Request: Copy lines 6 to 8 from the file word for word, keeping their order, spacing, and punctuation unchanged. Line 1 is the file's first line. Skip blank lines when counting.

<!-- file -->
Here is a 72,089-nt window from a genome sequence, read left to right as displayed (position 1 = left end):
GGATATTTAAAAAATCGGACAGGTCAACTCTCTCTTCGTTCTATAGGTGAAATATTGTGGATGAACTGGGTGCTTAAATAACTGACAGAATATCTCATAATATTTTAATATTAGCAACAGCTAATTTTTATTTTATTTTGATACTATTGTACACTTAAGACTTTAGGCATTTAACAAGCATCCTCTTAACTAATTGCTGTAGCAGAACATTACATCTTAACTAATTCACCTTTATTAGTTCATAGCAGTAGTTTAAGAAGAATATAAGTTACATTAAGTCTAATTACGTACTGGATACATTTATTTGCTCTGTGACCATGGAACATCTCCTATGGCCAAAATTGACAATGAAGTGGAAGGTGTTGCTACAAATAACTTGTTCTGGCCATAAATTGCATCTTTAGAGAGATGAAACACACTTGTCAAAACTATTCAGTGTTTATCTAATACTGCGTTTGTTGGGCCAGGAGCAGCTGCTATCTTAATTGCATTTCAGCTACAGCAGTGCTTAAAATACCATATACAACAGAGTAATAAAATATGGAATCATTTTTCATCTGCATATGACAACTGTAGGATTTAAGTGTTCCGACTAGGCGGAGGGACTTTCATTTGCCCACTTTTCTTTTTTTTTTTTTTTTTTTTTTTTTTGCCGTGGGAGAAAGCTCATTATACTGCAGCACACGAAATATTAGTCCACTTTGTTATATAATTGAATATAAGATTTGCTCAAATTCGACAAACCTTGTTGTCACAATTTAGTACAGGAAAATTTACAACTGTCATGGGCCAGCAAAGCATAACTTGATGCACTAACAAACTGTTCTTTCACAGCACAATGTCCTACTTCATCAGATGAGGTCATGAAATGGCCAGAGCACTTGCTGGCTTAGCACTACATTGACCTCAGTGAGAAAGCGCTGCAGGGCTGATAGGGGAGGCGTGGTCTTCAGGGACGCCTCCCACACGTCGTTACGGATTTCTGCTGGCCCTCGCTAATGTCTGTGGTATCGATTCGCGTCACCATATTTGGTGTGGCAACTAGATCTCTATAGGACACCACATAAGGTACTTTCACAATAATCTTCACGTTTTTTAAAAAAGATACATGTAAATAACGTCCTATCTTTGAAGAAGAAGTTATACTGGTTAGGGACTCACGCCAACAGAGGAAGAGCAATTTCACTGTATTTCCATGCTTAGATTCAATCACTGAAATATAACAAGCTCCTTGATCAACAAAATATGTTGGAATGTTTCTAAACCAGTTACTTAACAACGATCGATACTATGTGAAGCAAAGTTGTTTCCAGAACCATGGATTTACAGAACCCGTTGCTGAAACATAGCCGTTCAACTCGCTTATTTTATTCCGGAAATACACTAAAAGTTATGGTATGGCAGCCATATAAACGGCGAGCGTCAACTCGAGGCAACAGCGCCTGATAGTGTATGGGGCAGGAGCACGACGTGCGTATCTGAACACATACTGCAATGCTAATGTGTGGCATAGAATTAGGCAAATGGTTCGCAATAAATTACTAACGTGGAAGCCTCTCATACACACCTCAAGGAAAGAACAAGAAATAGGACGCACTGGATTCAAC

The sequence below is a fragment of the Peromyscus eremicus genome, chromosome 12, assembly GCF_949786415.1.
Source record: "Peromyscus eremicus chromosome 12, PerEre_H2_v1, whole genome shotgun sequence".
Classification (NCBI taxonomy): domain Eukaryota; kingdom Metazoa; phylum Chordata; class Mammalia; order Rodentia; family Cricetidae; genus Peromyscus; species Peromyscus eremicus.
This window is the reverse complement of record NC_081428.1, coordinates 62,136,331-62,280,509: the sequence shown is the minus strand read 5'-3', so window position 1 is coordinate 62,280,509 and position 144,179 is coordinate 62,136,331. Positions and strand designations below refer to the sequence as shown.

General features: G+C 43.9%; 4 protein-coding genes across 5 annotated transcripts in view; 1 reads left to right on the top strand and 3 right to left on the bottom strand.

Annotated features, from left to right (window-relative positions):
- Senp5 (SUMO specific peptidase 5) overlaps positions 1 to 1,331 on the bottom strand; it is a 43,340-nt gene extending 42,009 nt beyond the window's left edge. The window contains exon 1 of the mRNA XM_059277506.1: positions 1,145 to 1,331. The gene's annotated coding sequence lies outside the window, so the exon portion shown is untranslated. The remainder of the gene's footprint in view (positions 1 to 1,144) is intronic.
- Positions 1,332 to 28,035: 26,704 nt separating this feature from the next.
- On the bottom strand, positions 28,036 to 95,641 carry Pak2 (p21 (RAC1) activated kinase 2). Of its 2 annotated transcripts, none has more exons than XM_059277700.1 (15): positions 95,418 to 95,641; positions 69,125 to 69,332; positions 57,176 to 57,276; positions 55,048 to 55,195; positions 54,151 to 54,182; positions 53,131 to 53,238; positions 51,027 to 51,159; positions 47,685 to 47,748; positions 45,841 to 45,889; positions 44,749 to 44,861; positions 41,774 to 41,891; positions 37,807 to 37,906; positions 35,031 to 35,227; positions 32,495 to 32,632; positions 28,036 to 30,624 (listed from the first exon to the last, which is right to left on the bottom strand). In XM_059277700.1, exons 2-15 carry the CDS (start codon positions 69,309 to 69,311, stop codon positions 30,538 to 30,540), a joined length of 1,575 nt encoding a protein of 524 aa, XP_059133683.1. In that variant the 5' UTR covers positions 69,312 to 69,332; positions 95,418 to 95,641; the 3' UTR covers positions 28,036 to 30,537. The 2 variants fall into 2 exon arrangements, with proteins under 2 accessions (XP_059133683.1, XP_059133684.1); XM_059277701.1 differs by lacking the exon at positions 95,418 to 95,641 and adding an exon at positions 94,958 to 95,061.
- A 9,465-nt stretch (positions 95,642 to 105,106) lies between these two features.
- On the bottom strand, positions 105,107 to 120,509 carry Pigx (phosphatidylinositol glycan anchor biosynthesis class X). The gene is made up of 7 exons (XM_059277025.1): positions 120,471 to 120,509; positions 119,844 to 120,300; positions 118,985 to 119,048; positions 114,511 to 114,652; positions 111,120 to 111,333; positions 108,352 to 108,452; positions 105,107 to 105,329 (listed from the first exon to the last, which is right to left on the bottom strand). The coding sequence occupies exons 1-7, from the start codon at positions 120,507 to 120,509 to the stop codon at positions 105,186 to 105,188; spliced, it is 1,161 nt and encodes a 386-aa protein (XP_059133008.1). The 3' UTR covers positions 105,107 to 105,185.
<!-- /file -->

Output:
This window is the reverse complement of record NC_081428.1, coordinates 62,136,331-62,280,509: the sequence shown is the minus strand read 5'-3', so window position 1 is coordinate 62,280,509 and position 144,179 is coordinate 62,136,331. Positions and strand designations below refer to the sequence as shown.

General features: G+C 43.9%; 4 protein-coding genes across 5 annotated transcripts in view; 1 reads left to right on the top strand and 3 right to left on the bottom strand.

Annotated features, from left to right (window-relative positions):